UK University Gifts 98 Cows to Maasai Community for Looted Artefacts

July 5, 2023

Oxford University has offered a total of 98 cows to two families from the Loita clan of the Maasai community in Narok South as compensation for “stolen” cultural artifacts from the community.

The artifacts, which had been on display at the Pitt Rivers Museum, are believed to have been smuggled to England during the colonial era.

The discovery of the Maasai cultural artifacts at the Pitt Rivers Museum was made by a local scholar named Mr. Samuel Sankiriaki.

“I was at the museum in 2017 and I was shocked to discover some Maasai artefacts and from their captions, they indicated where they were from. I questioned how they found themselves there,” Sankiriaki said during an ‘Inkirro’ cleansing ceremony at Loita on Sunday.

Sankiriaki noted that the cultural artifacts had been commercially utilized for the past century, while the rightful owners of these items continued to live in poverty. The artifacts include significant pieces such as the Enkononkoi (men’s necklace) worn by elders, Emonyorit (women’s necklace), Isikira (headgear for girl initiates), and Isutia (special necklace).

The scholar said there were 100 Maasai artifacts but the five were the most ‘sensitive’.

University of Oxford officials, led by Prof Laura Van Broekhoven, the Director of Museum Studies, acknowledged that the institution possesses 148 artifacts originating from the Maasai community, which were acquired during the colonial era. However, they have identified that five of these artifacts were wrongly taken from the community.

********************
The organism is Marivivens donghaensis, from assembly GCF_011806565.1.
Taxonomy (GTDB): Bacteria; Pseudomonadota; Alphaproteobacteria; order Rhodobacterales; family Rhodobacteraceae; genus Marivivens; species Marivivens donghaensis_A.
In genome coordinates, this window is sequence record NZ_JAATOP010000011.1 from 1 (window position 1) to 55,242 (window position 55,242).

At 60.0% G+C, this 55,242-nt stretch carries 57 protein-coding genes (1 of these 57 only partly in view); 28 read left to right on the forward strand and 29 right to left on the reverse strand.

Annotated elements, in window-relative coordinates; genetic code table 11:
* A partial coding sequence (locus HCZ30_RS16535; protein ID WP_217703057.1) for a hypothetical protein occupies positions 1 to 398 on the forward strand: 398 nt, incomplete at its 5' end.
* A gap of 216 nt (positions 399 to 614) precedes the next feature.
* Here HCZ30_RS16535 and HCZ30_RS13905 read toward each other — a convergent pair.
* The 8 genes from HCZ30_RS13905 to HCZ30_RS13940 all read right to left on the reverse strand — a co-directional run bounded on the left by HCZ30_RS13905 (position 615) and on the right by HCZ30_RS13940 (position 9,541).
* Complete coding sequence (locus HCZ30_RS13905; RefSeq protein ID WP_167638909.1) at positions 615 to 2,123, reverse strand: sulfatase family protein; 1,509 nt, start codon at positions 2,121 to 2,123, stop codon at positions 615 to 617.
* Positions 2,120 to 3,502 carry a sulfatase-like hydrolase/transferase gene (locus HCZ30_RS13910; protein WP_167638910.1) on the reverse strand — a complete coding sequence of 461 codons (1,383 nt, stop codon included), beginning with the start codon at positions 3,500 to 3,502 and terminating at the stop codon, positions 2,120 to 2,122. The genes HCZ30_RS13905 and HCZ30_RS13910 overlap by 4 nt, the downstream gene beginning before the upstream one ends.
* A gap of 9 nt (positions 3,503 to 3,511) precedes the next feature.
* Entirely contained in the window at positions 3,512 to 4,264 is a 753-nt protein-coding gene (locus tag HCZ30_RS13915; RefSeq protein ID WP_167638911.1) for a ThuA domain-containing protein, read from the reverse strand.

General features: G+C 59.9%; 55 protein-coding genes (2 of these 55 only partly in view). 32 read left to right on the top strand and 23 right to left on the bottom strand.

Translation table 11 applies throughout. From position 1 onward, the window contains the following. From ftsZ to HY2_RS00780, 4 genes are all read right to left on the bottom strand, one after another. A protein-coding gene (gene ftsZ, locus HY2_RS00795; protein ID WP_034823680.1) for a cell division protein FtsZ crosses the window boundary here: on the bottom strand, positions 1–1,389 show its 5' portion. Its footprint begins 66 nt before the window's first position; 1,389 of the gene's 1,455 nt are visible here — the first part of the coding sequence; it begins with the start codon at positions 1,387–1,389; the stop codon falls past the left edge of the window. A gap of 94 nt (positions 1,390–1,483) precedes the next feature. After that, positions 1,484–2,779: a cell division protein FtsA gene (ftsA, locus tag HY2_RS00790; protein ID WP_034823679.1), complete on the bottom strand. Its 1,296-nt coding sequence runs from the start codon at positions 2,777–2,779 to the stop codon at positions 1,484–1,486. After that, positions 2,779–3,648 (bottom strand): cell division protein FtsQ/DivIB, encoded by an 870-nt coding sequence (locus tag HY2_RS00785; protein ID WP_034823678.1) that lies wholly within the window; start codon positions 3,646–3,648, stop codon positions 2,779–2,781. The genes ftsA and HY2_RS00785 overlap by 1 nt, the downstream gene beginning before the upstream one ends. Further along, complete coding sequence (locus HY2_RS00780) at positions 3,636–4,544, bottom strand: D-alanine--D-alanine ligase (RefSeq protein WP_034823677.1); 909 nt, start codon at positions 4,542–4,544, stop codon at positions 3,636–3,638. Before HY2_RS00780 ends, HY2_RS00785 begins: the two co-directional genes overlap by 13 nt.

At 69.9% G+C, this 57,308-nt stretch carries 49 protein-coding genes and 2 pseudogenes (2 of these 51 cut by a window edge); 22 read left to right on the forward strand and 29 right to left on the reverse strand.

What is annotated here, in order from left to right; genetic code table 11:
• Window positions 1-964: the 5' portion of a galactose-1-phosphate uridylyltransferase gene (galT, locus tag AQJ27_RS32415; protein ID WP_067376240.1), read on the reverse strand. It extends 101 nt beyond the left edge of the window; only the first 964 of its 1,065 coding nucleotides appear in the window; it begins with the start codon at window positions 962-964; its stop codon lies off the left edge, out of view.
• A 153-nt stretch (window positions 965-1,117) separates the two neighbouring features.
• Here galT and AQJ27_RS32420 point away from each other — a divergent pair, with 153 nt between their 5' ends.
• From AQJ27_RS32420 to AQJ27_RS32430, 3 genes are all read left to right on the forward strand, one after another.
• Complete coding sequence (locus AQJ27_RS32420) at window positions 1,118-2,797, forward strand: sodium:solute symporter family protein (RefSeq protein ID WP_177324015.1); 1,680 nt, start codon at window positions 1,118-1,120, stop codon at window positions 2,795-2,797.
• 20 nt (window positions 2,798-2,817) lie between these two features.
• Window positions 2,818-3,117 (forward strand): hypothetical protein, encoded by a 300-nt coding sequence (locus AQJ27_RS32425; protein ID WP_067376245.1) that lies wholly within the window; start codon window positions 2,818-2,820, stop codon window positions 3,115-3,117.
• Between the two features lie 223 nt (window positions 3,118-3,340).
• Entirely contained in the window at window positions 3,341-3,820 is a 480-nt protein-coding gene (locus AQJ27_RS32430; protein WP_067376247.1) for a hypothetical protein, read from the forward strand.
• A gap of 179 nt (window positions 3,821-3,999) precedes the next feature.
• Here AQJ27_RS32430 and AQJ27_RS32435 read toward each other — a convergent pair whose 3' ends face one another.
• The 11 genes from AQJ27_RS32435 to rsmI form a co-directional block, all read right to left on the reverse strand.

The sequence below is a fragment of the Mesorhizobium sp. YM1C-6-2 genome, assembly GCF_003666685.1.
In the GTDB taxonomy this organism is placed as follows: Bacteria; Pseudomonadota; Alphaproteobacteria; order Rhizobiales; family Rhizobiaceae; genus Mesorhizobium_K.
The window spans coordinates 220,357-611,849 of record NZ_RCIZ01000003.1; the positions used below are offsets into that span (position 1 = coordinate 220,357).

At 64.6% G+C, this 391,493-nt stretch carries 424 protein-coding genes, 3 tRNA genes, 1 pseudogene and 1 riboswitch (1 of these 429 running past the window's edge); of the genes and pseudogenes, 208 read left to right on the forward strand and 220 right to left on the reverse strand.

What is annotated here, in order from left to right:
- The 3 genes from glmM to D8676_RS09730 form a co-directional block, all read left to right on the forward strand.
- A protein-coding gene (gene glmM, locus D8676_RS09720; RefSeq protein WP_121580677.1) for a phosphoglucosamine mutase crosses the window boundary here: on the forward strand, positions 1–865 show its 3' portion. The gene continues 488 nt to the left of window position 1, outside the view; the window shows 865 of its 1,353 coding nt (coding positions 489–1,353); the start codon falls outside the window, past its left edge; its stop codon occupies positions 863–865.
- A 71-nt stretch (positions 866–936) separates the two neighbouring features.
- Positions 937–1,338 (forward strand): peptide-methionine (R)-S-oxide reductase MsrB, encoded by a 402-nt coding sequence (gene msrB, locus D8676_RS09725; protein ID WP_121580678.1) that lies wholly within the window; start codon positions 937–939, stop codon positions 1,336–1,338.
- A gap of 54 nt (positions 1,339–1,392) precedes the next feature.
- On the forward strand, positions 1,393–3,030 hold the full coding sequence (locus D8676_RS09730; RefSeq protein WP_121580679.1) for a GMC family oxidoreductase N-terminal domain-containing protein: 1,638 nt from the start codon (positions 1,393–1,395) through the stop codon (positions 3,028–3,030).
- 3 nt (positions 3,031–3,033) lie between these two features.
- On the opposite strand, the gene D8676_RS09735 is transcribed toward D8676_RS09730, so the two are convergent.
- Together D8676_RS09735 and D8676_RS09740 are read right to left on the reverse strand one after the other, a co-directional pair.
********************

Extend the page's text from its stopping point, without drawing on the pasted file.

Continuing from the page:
“When Mr Sankiriaki visited our museum and saw the items, he fumed. He asked us why such objects were there and that’s when we realised that they had a special attachment to the community,” said Prof Broekhoven as quoted by the Nation.

She claimed that a majority of the artefacts were gifts.

Maa community foreteller Laibon ole Mokombo identified the sensitive artifacts as belonging to Sululu and Mpaima families. They each received 49 heifers as a sign of peace and reconciliation.

“We have already started talks with the affected families because we did not have much information about the items,” said Prof Broekhoven.

However, The items are still on display at the Museum and it is up to the community to decide whether to bring them back or remain there and get compensation.

As part of the traditional cleansing ceremony, the university representatives led the cattle across the river, symbolizing a purification ritual.

“We have started peace with them (Oxford University). We could have chosen to sue but we chose the traditional way as we believe in reconciliation,” said Mr Seka ole Sululu, a spokesperson for the affected families.

He added that the families are still expecting adequate compensation.

Local leaders led by Governor Patrick Ntutu, former governor Samuel Tunai and MPs Kitilai Ntutu (Narok South), Rebecca Tonkei (Woman Rep) and Johana Ng’eno (Emurua Dikirr) are pushing for the university to establish a campus in the area.

“We believe the owners were either killed or maimed before the ornaments were taken away from them,” said Governor Ntutu.

Tonkei on the other hand called on Oxford University to offer full scholarships to bright students from Loita.

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